Bad Answers To Good Questions About Music-Making—Part 1


We're living in an unprecedented time when so much of our collective knowledge is freely available to anyone with access to the internet. Of course you may have also noticed that a lot of the information being spread online is vague, contradictory and, in some cases, just plain wrong. Finding good answers to your music-making questions is no exception and it can be frustrating, especially when you don't know what you don't know.

I spent a lot of time trying to learn about recording and mixing music. Life happened and I walked away from music-making for a long time before having to relearn a lot of it in a new age of digital audio, plug-ins, and iLoks. Like many of you, I've had to question my own assumptions and often wish someone had set me straight before I wasted precious time and money on bad advice.

Over the last few years I've found some really helpful information online but also saw a pattern of misinformation—myths and half-truths being perpetuated, often unwittingly, by people like you and me just trying to help each other out. I certainly don't claim to have all of the answers and would always recommend that you do your own research to validate what works for you and your musical goals. Most importantly, apply what you learn to separate truth from fiction. We learn a lot more from doing than from watching YouTube.

That said, I'd like to share my responses to some of the common questions about music-making that I've run across in hopes that it helps you and your music get to the place you want to be, sooner rather than later. Since there's no shortage of good questions and bad answers, I hope to make this an ongoing series to revisit every now and then.

As always, if you find this information helpful, please share it via social media and within your music-making circles.

#1 - What's the difference between mixing & mastering?

Bad Answers:

  • They're both the same process of fixing the song and cleaning up the raw tracks for release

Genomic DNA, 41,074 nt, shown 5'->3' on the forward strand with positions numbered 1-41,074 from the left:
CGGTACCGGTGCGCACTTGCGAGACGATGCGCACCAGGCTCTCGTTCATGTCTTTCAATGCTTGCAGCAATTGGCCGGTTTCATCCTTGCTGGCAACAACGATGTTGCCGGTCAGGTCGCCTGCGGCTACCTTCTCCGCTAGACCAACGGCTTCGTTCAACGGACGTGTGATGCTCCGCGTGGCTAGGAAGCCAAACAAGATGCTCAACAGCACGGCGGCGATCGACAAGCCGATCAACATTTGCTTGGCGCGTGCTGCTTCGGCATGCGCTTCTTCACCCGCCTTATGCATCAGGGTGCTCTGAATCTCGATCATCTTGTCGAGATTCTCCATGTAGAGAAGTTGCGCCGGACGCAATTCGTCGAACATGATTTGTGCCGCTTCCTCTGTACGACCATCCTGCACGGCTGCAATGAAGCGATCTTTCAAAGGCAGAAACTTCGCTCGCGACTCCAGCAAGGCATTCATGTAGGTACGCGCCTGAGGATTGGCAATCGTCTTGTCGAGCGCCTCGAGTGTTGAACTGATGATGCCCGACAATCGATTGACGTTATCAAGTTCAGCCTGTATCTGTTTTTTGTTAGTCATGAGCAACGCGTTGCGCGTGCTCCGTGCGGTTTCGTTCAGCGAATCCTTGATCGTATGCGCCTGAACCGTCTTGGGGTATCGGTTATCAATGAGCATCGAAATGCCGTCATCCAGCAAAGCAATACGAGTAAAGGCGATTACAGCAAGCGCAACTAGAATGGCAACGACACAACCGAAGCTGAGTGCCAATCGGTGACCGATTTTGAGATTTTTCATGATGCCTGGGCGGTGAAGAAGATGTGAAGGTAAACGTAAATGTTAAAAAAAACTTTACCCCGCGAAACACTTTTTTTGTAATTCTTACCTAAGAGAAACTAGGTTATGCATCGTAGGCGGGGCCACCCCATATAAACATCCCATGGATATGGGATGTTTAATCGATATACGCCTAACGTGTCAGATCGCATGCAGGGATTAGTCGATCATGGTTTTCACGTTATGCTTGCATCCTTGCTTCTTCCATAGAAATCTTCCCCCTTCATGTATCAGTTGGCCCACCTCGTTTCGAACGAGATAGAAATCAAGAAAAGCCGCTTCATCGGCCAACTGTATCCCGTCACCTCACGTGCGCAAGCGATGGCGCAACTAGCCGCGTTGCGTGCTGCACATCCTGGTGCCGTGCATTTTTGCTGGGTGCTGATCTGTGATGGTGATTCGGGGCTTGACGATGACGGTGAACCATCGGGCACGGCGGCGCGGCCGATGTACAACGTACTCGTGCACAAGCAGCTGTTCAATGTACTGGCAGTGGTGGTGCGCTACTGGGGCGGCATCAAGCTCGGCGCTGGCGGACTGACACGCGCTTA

• Mixing is fixing—we can fix it in the mix

  • Mastering is the final stage of mixing, when we make the mix louder. If your mix is already loud you don't need to master it

Good Answers:

Mixing and mastering are two different and equally important stages in the process. In fact, "fixing" anything ought to be done as early on in the process as possible, so that ideally you're performing like there's no editing, recording like there's no mixing, and mixing like there's no mastering.

Mixing is not editing. Many mix engineers will do some minor editing to serve the song but will also recommend (and rightfully charge for) a separate editing session when necessary. Mixing is primarily about balancing individual parts of a song to create a cohesive stereo mix of a seamless performance that also sounds good in mono. Mixing is enhancing what's awesome and reducing what's distracting, creating a 3-D space of frequencies, panning, and depth.

Mastering is not just making the mix louder, it is about balancing the final mix of each song and balancing multiple songs to fit together as one collection on your album or EP. Mastering ensures a solid mix will translate well (i.e., sound good) on just about any set of speakers or headphones by fine-tuning what's already there, not re-mixing the song and certainly not adding additional production. Mastering ought to take into consideration the distribution method that will be used. Releasing to vinyl, CD, digital downloads, and streaming can all have an impact on the mastering engineer's decisions—share your plans with them upfront.